State Official, Economist Agree Increasing Revenues Will Not Help Connecticut
HARTFORD, CT — Connecticut’s budget picture is so gloomy, in part, because the amount of money the state’s wealthiest are paying in taxes is shrinking at an alarming rate.
The top 100 taxpayers returned $200 million less in revenue to Connecticut last year, according to the Office of Fiscal Analysis.
Why does that matter?
The top 1 percent pay about 30 percent of the income tax revenue in Connecticut.
But is the reason for the sharp drop in taxes from the rich because they are fleeing the state due to the tax burden?
There are actually several reasons, according to Department of Revenue Commissioner Kevin Sullivan.
“Yes, some people are retiring and moving out of state,” Sullivan said. “Or they are moving to a more tax friendly state — but there is so much more than that involved.”
Sullivan said one of the biggest reasons why tax revenue from the state’s wealthiest is down is because the stock market is up.
“People are parking their money, not cashing it in,” Sullivan said, adding that it isn’t until the money is cashed in that Connecticut reaps the tax windfall from the wealthy.
The DRS commissioner and former Senate president said one of the problems when the stock market is performing well is that those who have a lot of money invested in it “sell and buy,” and that doesn’t immediately turn into money for the state of Connecticut.
What’s compounding the problem currently, Sullivan added, is that a lot of the country’s wealthiest are waiting to see if President Donald Trump’s promised tax cuts come through, so again money is being “parked.”
But it’s not just “parked” money that is hurting Connecticut’s coffers, Sullivan said.
He said previous tax increases “caught some off guard,” and that those who manage the money of the state’s wealthiest have had time to adjust portfolios and investments to shrink their tax liabilities over the past few years.
All that wealth sitting on the sidelines has made Connecticut’s budget crisis, already a bad one, really bad.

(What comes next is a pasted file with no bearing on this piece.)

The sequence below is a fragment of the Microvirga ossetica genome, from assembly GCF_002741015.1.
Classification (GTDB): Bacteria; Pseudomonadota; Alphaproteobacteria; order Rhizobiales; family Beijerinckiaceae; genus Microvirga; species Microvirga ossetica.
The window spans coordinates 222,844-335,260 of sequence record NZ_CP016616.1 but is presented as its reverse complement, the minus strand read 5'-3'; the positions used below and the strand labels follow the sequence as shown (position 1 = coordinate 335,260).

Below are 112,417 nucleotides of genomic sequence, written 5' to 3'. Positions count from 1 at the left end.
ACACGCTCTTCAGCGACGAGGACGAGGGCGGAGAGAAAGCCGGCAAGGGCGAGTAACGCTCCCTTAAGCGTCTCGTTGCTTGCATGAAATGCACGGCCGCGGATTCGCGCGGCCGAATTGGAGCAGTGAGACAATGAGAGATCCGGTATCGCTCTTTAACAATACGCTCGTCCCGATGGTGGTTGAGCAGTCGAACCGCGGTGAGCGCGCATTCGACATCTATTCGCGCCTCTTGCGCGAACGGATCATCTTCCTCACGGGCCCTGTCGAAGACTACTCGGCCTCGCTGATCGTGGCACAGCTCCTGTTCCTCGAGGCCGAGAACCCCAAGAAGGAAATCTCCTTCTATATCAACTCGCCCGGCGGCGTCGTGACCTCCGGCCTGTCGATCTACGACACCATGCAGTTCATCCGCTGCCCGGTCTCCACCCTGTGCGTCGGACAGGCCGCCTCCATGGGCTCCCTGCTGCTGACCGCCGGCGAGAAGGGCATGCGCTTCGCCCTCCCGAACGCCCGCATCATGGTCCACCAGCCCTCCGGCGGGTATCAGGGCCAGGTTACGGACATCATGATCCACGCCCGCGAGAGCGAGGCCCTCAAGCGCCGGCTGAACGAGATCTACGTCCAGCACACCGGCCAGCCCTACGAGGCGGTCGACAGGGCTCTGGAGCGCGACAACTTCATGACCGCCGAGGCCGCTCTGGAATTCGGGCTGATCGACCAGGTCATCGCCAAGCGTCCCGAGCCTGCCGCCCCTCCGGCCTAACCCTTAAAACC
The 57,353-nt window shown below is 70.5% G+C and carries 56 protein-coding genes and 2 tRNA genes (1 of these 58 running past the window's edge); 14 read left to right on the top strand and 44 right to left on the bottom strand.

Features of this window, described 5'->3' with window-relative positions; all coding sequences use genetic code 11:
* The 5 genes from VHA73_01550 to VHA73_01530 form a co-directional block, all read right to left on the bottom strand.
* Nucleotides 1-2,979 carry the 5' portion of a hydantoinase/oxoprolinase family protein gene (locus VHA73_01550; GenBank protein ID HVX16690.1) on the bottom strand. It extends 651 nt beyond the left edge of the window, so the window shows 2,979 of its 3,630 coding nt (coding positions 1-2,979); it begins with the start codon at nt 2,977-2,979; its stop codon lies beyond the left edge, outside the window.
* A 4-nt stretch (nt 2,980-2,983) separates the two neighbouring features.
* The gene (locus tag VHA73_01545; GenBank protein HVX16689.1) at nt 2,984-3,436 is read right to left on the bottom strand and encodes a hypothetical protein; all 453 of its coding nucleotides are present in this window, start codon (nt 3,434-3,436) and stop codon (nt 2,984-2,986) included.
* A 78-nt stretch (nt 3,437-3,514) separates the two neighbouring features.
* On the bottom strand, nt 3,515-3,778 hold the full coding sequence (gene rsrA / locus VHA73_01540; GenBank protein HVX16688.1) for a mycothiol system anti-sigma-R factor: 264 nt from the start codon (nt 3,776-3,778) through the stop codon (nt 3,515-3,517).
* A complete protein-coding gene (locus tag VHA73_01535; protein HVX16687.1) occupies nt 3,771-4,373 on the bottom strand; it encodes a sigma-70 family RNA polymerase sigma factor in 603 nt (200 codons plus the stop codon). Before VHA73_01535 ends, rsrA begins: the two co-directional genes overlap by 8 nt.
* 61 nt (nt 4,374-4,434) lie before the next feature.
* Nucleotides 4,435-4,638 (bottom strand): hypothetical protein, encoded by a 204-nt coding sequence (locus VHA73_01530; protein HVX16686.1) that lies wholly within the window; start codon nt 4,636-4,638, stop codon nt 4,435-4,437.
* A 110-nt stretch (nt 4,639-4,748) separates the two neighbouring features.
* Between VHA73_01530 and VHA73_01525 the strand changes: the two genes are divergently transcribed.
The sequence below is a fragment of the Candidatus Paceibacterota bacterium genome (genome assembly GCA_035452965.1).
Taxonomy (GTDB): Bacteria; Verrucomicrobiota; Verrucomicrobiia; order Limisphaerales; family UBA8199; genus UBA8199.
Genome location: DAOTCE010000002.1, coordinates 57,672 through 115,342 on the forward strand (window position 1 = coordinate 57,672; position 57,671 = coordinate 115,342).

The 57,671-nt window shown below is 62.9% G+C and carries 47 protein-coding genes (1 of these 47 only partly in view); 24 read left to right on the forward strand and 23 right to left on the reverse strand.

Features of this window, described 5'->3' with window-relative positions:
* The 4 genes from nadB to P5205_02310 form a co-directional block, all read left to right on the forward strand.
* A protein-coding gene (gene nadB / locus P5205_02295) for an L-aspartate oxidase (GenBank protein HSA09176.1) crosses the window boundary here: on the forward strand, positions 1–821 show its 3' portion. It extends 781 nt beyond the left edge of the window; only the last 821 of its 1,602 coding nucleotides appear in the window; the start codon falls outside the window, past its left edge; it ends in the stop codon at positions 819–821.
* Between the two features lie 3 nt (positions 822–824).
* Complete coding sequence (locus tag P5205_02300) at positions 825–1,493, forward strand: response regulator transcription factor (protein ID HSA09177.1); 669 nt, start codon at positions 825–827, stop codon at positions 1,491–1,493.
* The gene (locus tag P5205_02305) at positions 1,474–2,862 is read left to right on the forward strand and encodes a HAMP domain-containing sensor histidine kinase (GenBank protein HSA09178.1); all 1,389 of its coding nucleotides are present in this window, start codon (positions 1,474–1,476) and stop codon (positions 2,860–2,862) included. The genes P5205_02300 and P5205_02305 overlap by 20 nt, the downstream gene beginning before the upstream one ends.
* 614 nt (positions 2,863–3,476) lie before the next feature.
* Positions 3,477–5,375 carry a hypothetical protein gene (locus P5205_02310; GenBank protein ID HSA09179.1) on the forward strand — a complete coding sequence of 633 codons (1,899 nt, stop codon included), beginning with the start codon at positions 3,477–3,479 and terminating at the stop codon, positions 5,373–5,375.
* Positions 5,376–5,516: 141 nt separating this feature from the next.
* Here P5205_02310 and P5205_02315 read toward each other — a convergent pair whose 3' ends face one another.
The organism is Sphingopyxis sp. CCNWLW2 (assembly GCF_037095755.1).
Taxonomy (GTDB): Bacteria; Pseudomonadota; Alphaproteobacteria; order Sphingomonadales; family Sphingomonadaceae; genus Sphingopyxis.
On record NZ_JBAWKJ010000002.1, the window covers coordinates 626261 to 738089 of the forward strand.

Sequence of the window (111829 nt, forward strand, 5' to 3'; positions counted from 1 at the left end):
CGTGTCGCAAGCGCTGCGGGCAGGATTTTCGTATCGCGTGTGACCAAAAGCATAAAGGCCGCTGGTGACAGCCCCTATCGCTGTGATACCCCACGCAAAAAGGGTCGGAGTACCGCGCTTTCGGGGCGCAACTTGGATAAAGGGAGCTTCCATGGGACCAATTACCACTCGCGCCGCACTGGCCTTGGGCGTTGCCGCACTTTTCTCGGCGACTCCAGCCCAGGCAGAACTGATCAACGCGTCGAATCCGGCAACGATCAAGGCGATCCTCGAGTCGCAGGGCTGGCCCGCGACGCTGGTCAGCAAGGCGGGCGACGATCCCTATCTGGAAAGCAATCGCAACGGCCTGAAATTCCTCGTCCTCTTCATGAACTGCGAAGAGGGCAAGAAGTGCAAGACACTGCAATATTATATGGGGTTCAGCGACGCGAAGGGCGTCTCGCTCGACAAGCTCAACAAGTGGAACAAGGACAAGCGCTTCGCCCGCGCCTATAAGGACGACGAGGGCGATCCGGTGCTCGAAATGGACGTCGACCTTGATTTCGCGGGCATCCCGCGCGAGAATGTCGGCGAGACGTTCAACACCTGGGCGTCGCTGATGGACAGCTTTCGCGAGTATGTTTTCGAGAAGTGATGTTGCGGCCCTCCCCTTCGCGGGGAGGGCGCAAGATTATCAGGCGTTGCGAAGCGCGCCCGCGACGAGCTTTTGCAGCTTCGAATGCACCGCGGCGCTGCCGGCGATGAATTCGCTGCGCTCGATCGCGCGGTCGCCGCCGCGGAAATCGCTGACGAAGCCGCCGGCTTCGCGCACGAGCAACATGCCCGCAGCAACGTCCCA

Connecticut’s income tax collections plummeted at the end of April, leaving Connecticut with a gaping, $5.1 billion hole over the next two fiscal years.
Revenues are down about $413 million this fiscal year, and another $597 million and $865 million in fiscal years 2018 and 2019, according to the latest estimates.
That means the budget hole lawmakers and Democratic Gov. Dannel P. Malloy will have to fill after depleting the $235 million rainy day fund is about $5.1 billion. Malloy is expected on Friday to release a new budget initiative to tackle the problem.
Besides the $5.1 billion budget hole for the next two fiscal years, Connecticut also has a $389.8 million deficit for the current fiscal year ending June 30.
On Wednesday Malloy suggested depleting the rainy day fund, cutting municipal aid by about $19.3 million, and sweeping dozens of off-budget accounts, including many related to the maintenance of state parks, in order to balance the fiscal years 2017 budget deficit.
Economist Don Klepper-Smith of DataCore Partners in New Haven said Connecticut leaders should be spending more time talking about a report that shows that the state is losing 575 people a week to other states.
“I’m sure many of those are people of wealth,” said Klepper-Smith, who added that rich people are mobile. “They can pick up and leave at anytime.”
Sullivan was unable to say if the top 100 taxpayers this year were the same top 100 taxpayers the state tracked last year.
Klepper-Smith said one thing Connecticut leaders need to be doing is spending more time talking about “how to rein in our spending problem.”
The economist added that Connecticut has the fifth highest business tax in the country and is ranked 44th in job growth.
“We are treading water,” Klepper-Smith said, adding that the state is on the path “to lead the national economy into a recession.”
However, more progressive members of the Democratic Party have suggested increasing tax revenue in order to close the budget deficit.
Sullivan warned about ramifications of going after more tax money from the rich to try and bail the state out of its fiscal mess.
“Tax the rich is a nice sound bite,” Sullivan said. “But in the end, if there are less rich to pay, it is the ones in the middle who wind up paying more.
“If that part (the rich) gets a cold, we’ll wind up getting pneumonia,” Sullivan said.